It isn't good enough to pick the lesser of two evils. We must elect men and women of principle, and conviction and action, who will lead us back to greatness. There is a great and tumultuous battle underway for the future, not of the Republican Party but the future of the entire country.
Will you, America's next generation of liberty lovers, will you stand and be heard?
There's a battle going on. Don't forget, there is a great battle going on for the heart and soul of America. The Fourth Amendment is equally as important as the Second Amendment, and conservatives cannot forget this.
Q: Is that enough? America still works?
PAUL: Well, I don't think we need new principles. I think the principles we have, we need to be more explicit with. And, instead of saying, "oh, we want revenue-neutral tax reform," I think we need to stand up and say, "we want to leave more money in the economy. We want to reduce taxes--that when Reagan did it, we had 7% growth in one year." That's the kind of bold leadership we need but it's not a new principle. We don't have to reinvent ourselves in that way, but we do have to stand on principle. And unless you really stand for something, people aren't motivated to go out and vote for you.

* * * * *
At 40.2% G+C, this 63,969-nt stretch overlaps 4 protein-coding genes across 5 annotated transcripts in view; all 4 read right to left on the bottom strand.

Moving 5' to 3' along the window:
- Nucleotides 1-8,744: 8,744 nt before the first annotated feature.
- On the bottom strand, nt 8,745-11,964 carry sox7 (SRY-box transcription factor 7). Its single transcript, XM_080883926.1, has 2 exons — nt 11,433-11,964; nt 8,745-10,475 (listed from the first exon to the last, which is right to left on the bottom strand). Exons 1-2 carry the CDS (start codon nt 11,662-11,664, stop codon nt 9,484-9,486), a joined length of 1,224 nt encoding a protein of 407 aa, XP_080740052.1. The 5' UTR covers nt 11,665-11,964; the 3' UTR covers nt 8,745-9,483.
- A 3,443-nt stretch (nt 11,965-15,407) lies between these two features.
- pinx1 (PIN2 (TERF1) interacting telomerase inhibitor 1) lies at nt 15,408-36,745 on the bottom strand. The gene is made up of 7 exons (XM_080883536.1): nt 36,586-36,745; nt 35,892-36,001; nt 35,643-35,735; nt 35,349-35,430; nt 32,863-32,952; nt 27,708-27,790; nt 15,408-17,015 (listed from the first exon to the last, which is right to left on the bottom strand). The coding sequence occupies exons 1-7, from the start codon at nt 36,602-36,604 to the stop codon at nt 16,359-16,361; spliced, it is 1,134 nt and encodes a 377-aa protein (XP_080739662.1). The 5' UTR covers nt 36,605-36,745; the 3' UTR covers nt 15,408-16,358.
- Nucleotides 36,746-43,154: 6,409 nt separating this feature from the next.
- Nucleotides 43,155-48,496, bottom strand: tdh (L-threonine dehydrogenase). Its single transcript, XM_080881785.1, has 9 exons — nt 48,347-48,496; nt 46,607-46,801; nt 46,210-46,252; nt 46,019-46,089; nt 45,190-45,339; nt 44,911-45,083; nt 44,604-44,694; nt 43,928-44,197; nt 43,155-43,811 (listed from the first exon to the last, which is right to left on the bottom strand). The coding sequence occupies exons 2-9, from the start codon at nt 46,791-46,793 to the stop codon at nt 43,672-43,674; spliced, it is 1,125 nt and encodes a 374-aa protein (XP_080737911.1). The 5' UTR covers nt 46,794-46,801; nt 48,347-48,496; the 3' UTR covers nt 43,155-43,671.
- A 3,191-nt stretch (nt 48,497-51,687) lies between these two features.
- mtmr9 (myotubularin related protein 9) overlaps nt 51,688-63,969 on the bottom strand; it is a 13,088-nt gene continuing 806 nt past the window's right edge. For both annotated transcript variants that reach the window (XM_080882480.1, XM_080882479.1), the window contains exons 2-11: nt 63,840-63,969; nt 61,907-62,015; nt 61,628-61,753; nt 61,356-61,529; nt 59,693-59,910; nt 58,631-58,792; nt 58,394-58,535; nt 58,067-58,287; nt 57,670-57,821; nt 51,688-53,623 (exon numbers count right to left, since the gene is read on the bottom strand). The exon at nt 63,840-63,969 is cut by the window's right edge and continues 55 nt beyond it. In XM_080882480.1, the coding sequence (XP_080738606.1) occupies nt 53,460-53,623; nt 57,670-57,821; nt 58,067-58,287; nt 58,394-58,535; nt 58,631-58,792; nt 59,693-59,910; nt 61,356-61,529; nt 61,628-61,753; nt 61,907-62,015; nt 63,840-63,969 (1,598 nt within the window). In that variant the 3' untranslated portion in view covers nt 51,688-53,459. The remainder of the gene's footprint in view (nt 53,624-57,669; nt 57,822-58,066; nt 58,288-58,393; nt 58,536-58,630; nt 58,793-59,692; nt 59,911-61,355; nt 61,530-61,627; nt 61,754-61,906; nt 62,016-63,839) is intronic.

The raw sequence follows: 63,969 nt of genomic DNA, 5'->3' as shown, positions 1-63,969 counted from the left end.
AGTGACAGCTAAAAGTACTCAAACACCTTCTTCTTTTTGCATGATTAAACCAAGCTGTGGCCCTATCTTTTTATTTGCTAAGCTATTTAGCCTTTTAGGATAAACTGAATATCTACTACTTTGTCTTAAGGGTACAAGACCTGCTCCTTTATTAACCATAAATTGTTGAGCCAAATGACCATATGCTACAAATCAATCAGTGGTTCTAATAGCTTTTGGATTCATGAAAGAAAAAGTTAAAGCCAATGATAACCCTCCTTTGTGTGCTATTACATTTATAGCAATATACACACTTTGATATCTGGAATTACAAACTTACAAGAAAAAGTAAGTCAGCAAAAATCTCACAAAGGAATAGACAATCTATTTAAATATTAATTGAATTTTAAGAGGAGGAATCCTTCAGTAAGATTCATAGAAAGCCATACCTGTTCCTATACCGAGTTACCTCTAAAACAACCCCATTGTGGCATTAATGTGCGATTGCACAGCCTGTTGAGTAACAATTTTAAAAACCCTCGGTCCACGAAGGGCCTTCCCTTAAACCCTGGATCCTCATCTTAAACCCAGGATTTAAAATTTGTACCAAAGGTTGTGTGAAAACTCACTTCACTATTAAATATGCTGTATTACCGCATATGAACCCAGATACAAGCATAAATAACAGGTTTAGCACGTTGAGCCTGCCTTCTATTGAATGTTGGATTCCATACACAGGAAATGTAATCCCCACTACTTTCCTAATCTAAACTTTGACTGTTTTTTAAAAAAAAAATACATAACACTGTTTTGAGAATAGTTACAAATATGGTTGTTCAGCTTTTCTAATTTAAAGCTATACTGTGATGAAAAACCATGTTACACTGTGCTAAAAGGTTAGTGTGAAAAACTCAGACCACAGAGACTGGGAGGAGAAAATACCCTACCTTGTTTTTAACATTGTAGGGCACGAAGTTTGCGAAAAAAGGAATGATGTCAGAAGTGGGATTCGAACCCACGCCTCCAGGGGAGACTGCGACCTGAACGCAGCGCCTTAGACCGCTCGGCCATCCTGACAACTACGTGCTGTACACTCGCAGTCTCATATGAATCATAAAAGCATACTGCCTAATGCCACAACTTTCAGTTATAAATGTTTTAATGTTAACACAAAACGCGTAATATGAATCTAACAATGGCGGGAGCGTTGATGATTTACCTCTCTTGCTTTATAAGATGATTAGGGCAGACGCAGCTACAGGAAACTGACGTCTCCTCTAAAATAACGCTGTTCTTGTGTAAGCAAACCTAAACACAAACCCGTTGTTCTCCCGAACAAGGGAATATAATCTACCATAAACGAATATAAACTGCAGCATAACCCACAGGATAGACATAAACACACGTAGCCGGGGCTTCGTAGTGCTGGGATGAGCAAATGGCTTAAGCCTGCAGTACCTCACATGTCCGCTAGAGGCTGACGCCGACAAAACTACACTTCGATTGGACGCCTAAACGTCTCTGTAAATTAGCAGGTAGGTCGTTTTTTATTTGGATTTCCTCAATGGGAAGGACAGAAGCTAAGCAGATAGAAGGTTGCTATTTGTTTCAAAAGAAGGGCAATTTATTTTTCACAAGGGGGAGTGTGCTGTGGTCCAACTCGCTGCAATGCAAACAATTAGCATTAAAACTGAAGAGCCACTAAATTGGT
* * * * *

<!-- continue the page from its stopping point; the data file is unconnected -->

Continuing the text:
People say America is exceptional. I agree, but it's not the complexion of our skin or the twists in our DNA that make us unique. America is exceptional because we were founded upon the notion that everyone should be free to pursue life, liberty, and happiness.
For the first time in history, men and women were guaranteed a chance to succeed based NOT on who your parents were but on your own initiative and desire to work. We are in danger, though, of forgetting what made us great.
My faith has never been easy for me, never been easy to talk about and never been without obstacles. I do not and cannot wear my religion on my sleeve. I am a Christian but not always a good one. I'm not completely free of doubts. I struggle to understand man's inhumanity to man. I struggle to understand the horrible tragedies that war inflicts on our young men and women.